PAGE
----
Heavenly’s backcountry requires common sense, not cell phones
January 16, 2006
Near the top of Olympic Chair at Heavenly Mountain Resort is what used to be one of the best-kept secrets in Lake Tahoe.
To the north, on the backside of a ridge, a dreamy vantage point evolves into an uninterrupted 2,500-foot fall line that remains one of the best tree runs in the country. It is not horribly steep and Lake Tahoe – in all its splendid glory – stares at you the entire way. It’s a great way for a group of locals to share a powder day together.
In 1992, when Tom Bork bought his house at the end of Easy Street, he and his buddies did just that. Over and over again, they sampled this fall line. In those days, the only tracks they crossed were their own.
Times have changed.
“When I first moved to my house, there was nobody out there,” Bork said. “We could ski there for three days after a powder storm. It was great because the run ended right at my house. Now we pretty much get one day and that’s it.”
After a storm last weekend covered South Shore with as much as 24 inches of snow, this once best-kept secret was in prime condition on Sunday. There were fresh tracks to be had, but seclusion wasn’t the theme of the day.
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There were so many tracks in this area, one could guess there were some tracks created by people who shouldn’t have been there. (I saw one female skier with her significant other snow plowing around trees.) And that turned out to be the case.
Two skiers and a snowboarder had to be rescued last weekend after skiing out of bounds. Even though technology such as cell phones and a family-talk radio allowed search and rescue teams to locate the victims, their first mistake was venturing out of bounds solo.
Up until the 2004-05 season, the only things on the ridge near Olympic Chair were red signs and an orange rope marking the ski area boundary. Before last season, anyone who entered this area was engaged in an illegal activity, which implies it’s a dangerous endeavor.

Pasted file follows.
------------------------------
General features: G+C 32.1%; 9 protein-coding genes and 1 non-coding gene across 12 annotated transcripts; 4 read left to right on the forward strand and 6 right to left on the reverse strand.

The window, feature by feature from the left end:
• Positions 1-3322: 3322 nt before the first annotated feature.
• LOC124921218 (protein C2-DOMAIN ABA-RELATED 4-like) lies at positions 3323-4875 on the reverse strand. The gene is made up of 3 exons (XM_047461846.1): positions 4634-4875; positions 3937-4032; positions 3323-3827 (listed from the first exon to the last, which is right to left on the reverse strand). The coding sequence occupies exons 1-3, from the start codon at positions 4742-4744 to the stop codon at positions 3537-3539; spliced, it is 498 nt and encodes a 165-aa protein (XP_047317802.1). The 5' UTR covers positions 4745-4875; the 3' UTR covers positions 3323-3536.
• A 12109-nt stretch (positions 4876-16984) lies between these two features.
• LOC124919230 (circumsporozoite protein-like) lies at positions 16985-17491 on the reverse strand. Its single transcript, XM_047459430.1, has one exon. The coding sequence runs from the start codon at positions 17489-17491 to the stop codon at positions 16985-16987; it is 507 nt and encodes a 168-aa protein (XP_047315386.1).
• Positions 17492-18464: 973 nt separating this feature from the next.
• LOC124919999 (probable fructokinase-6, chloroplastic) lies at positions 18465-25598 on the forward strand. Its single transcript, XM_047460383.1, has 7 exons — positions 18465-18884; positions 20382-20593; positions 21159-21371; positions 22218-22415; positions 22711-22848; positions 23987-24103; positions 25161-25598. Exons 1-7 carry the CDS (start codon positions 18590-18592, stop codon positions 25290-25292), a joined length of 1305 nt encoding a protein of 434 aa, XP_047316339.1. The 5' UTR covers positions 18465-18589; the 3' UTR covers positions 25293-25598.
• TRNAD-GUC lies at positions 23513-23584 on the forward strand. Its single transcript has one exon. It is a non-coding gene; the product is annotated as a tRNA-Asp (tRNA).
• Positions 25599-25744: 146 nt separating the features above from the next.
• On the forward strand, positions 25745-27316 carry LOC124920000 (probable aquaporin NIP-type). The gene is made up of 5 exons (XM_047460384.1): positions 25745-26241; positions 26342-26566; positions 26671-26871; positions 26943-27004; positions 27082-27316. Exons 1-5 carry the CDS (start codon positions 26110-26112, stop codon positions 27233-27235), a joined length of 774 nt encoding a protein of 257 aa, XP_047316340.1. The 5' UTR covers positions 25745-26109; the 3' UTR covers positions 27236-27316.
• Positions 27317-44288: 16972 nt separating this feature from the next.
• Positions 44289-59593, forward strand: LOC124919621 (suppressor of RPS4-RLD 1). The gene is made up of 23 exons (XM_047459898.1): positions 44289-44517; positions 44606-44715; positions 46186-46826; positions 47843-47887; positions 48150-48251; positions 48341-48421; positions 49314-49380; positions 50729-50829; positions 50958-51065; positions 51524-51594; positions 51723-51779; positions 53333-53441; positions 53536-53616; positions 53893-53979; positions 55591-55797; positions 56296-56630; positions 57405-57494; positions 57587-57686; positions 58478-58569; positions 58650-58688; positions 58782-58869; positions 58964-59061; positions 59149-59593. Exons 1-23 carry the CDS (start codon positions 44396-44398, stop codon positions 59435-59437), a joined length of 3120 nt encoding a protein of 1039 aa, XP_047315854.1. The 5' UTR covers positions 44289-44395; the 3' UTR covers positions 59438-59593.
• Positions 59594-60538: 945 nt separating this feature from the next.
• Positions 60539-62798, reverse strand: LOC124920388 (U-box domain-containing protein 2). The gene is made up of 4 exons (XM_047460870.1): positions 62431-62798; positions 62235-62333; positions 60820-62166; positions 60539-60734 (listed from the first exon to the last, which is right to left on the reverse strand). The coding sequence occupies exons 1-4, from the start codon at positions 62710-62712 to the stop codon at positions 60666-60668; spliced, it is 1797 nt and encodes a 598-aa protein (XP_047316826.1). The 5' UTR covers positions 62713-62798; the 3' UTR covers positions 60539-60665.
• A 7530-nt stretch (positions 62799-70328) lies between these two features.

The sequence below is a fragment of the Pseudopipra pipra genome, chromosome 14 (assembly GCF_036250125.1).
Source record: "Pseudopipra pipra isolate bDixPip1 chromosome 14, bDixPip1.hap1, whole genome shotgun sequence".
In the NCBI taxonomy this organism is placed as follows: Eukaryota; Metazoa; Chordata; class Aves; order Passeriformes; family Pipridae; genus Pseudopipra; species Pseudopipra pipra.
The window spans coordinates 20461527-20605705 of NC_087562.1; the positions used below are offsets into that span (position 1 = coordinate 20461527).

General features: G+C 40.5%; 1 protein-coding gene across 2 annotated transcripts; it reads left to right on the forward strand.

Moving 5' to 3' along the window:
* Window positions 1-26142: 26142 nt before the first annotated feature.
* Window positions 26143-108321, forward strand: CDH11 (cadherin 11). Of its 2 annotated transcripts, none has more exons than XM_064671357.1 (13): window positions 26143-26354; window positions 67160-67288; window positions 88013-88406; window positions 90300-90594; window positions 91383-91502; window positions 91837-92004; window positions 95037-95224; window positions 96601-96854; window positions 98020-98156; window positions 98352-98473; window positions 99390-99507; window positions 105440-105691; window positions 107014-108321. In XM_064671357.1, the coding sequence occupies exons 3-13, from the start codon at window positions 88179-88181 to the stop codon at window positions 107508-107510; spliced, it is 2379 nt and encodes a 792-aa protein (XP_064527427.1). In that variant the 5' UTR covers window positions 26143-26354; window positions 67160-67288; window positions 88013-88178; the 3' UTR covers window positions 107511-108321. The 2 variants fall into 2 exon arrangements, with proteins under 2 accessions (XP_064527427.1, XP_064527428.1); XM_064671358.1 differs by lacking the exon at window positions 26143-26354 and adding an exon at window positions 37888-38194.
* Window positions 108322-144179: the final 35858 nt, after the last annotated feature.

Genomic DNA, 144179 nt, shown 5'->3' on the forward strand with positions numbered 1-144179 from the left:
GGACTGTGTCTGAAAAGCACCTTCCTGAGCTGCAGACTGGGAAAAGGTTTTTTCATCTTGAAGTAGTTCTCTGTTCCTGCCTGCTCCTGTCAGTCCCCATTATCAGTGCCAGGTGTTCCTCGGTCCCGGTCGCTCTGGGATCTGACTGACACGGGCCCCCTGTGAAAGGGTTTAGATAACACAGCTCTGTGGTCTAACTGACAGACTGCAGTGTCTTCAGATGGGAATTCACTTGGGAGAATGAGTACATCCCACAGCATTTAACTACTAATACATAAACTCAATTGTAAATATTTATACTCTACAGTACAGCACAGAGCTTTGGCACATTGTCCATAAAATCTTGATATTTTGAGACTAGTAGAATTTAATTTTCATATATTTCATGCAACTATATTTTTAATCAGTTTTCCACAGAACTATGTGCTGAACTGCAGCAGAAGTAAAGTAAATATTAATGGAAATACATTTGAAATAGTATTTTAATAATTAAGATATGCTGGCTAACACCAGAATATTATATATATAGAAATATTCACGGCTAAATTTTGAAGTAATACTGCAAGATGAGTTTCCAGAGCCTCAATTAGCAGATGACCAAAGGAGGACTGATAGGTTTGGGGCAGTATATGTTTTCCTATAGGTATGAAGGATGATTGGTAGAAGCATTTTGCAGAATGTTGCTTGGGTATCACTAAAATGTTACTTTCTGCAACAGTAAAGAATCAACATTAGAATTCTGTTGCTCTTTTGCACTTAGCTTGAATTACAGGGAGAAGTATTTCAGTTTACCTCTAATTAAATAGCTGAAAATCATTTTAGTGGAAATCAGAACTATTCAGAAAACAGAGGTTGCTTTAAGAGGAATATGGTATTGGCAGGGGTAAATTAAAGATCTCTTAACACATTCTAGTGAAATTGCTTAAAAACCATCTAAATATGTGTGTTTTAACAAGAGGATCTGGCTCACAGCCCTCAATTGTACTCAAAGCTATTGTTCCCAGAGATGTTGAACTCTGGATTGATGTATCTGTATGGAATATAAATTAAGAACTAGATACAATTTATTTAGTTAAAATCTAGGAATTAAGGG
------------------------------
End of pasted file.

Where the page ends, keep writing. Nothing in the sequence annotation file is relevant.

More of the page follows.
But it’s safe for someone who is competent and experienced. Prior to the 2004-05 season, Heavenly installed three backcountry gates. One of the gates is called “Fire Break,” located near the top of Olympic Chair and, like the others, is prefaced with a collection of warnings. Fire Break, though, is the gate that accesses Bork’s playground and is the most popular because its terrain terminates – ideally – near the Heavenly Gondola.
The problem is Bork’s house is nowhere near the gondola. In fact, it’s located several miles up Kingsbury Grade, closer to Daggett Summit than Heavenly Village. Between Bork’s house and the gondola are plenty of hazards, including streams, canyons and trees.
It’s a deceptively vast area, bordered to the west by the gondola and to the east by the western perimeter of Heavenly’s boundary in Nevada. For people who know the area, there are basically two main avenues for descent.
The first avenue is known as “Palisades,” which ends near the bottom of Kingsbury Grade. A variation of Palisades ends at Bork’s home so he labeled it “Tom’s Run.”
The second avenue is more popular and involves traversing higher on East Peak, where skiers and snowboarders can ride the actual Fire Break, a vertical cut in the trees that didn’t live up to its name during the Gondola Fire in 2002.
This variation ends at Lake Parkway behind Forest Inn Suites, near the gondola. In the 1960s, local ski bums Austin Angell and Jim Palmer were among the first people to frequent this area. However, they adopted safe practices.
Before the Nevada side of Heavenly had even opened, they traversed from California and marked the Fire Break with brightly-colored streamers. That way, during a storm, they would know their exact location and could descend safely. They would also ski in groups of four.
“But that’s not the only thing we did,” Angell said. “We’d always check in with the patrolmen and let them know what we were doing. Then when we got back, we’d call and let them know we made it. We were being safe. The problem is we knew what we’re doing. There’s a lot of people now who think they know what they’re doing but they don’t.”
The silver lining in all of this?
For starters, don’t go alone through Fire Break or any other backcountry gate.
Heavenly was generous enough to provide access to these areas. Although the resort attracts an amazing amount of inexperienced skiers, its assumption was people would take the proper precautions before passing through the backcountry gates.
So go with a minimum of three people and make sure someone in the group knows the area. That way if someone gets injured, one person can stay with the injured person while the other person seeks help.
Not only will this method help save your own life, it also won’t endanger the people responsible for finding you. Cell phones don’t transform you into a good skier. And they certainly aren’t a substitute for common sense.
– Jeremy Evans is a sports writer for the Tahoe Daily Tribune. He can be reached at (530) 542-8008 or firstname.lastname@example.org.
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